Obrázky na stránke
PDF
ePub

You laugh—'tis well—The tale applied, May make you laugh on t'other side, Renounce the world—the preacher cries; We doma multitude replies. While one as innocent regards A snug and friendly game at cards ; And one, whatever you may say, Can see no evil in a play ; Some love a concert or a race ; And others shooting, and the chace, Revil'd and lov'd, renounc'd and follow'd, Thus, bit by bit, the world is swallow'd; Each thinks his neighbour makes too free, Yet likes a slice as well as he : With sophistry their sauce they sweeten, Till quite from tail to snout 'tis eaten.

ON

THE DEATH OF

MRS. (NOW LADY) THROCKMORTON'S

BULFINCH.

YE nymphs! if e'er your eyes were red With tears o'er hapless fav’rites shed

O share Maria's grief ! Her fav’rite, even in his cage, (What will not hunger's cruel rage ?)

Assassin'd by a thief.

190 LADY THROCKMORTON'S BULFINCH.

Where Rhenus strays his vines among,
The egg was laid from which he sprung;

And, though by nature mute,
Or only with a whistle blest,
Well taught he all the sounds express'd

Of flagelet or flute.

The honours of his ebon poll
Were brighter than the sleekest mole,

His bosom of the hue
With which Aurora decks the skies
When piping winds shall soon arise

To sweep away the dew.

Above, below, in all the house,
Dire foe alike of bird and mouse,

No cat had leave to dwell ;
And Bully's cage supported stood
On props of smooth-shaven wood,

Large built and lattic'd well.

Well lattic'd—but the grate, alas !
Not rough with wire of steel or brass,

For Bully's plumage sake,
But smooth with wands from Ouse's side,
With which, when neatly peal'd and dried,

The swains their baskets make.

Night veil'd the pole ; all seem'd secure ,
When led by instinct, sharp and sure,

Subsistence to provide,
A beast forth sallied on the scout,
Long-back’d, long-tail'd, with whisker'd snout,

And badger-colour'd hide.

He, ent'ring at the study door
Its ample area 'gan explore ;

And something in the wind

Conjectur’d, sniffing round and round,
Better than all the books he found,

Food chiefly for the mind.

Just then, by adverse fate impress'd,
A dream disturb’d poor Bully's rest;

In sleep he seem'd to view
A rat fast clinging to the cage,
And screamirg at the sad presage,

Awoke and found it true.

For aided both by ear and scent,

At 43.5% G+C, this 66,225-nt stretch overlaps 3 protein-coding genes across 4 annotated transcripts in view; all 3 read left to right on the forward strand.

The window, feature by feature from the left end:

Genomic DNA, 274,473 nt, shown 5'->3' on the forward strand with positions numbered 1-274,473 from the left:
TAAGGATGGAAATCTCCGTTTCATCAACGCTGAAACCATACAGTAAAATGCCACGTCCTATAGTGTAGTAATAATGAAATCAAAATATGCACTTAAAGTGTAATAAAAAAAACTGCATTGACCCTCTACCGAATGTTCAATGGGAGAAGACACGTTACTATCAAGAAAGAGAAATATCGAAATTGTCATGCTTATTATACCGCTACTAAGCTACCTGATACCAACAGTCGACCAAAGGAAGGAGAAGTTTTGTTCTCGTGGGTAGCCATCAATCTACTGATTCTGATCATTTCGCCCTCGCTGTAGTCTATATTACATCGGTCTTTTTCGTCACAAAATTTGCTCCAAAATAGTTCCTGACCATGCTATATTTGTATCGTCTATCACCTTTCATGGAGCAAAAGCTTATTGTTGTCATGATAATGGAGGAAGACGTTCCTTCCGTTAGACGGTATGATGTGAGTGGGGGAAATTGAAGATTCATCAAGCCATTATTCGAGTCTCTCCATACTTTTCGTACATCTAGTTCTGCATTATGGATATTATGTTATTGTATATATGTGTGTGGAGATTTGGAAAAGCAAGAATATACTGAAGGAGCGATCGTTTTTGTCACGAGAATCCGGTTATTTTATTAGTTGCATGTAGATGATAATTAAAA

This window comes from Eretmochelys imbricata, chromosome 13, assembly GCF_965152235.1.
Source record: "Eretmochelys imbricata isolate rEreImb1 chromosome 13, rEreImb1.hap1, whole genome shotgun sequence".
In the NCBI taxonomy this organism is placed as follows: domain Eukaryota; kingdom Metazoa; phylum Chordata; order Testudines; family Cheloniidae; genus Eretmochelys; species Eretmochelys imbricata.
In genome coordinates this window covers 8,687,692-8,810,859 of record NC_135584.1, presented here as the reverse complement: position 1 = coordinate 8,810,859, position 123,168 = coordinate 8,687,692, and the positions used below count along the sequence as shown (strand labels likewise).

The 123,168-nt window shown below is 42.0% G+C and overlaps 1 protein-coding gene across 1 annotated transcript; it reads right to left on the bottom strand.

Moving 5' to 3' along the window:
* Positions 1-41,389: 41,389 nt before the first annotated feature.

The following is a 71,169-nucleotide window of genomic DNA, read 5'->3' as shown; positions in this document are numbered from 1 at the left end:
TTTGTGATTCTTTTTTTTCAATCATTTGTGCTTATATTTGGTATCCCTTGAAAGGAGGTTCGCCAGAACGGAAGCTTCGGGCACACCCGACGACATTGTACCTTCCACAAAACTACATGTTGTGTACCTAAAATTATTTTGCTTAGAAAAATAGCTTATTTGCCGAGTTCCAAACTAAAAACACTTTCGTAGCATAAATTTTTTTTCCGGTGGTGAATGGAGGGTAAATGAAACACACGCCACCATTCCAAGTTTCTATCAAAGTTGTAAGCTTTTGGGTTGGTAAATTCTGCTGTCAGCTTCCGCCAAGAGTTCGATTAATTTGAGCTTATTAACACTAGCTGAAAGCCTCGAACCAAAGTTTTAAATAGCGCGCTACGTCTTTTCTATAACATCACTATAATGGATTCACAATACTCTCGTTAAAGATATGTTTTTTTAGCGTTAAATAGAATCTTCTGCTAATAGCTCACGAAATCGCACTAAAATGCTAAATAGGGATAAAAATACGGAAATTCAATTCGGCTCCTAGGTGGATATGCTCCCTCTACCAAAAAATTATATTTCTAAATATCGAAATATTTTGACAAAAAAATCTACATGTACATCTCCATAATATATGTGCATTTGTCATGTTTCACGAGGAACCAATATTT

Right to his mark the monster went-

Ah muse! forbear to speak
Minute the horrors that ensu'd ;
His teeth were strong, the cage was wood-

He left poor Bully's beak.
O had he made that too his prey ;
That beak, whence issu'd niany a lay

Of such mollifluous tone,
Might have repaid him well I wote,
For silencing so sweet a throat,

Fast stuck within his own.

Maria weeps the muses mourn-
So when by Bacchanalians torn,

On Thracean Hebrus' side,
The tree-enchanter Orpheus fell,
His head alone remain'd to tell

The cruel death he died.

THE ROSE.

The Rose had been wash’d, just wash'd in a show'r

Which Mary to Anna convey'd,
Tho plentiful moisture encumber'd the flow'r

And weigh'd down its beautiful head.

The cup was all fill’d, and the leaves were all wet,

And it seem'd to a fanciful view,
To weep for the buds it had left with regret,

On the flourishing bush where it grew
I hastily seiz'd it, unfit as it was

For a nosegay, so dripping and drown'd,
And swinging it rudely, too rudely, alas !

I snapp'd it—it fell to the ground.
And such, I exclaim'd, is the pitiless part

Some act by the delicate mind,
Regardless of wringing and breaking a heart

Already to sorrow resign'd.
This elegant rose, had I shaken it less,

Might have bloom'd with its owner a while ;
And the tear that is wip'd with a little address,

May be follow'd perhaps by a smile.

a

THE DOVES.

I.
REASÄNING at ev'ry step he treads,

Man yet mistakes his way,
While meaner things, whom instinct leads,

Are rarely known to stray.

II.

One silent eve I wander'd late,

And heard the voice of love :
The turtle thus address'd her mate,

And sooth'd the list’ning dove :

III.
Our mutual bond of faith and truth,

No time shall disengage,
Those blessings of our early youth
Shall cheer our latest

age :

IV.
While innocence without disguise,

And constancy sincere,
Shall fill the circles of those eyes,
And mine can read them there.

V.
Those ills that wait on all below,

Shall ne'er be felt by me,
Or gently felt, and only so,
As being shar'd with thee.

VI.
When lightnings flash among the trees,

Or kites are hov’ring near,
I fear lest thee alone they seize,
And know no other fear.

VII.
'Tis then I feel myself a wife,

And press thy wedded side,
Resolv'd a union form'd for life,
Death never shall divide.

VIII.
But ch! if fickle and unchaste,

(Forgive a transient thought,) Thou could become unkind at last, And scorn thy present lot,

IX.
No need of lightnings from on high,

Or kites with cruel beak;
Denied th' endearments of thine eye,

This widow'd heart would break
Vol. I.

17

« PredošláPokračovať »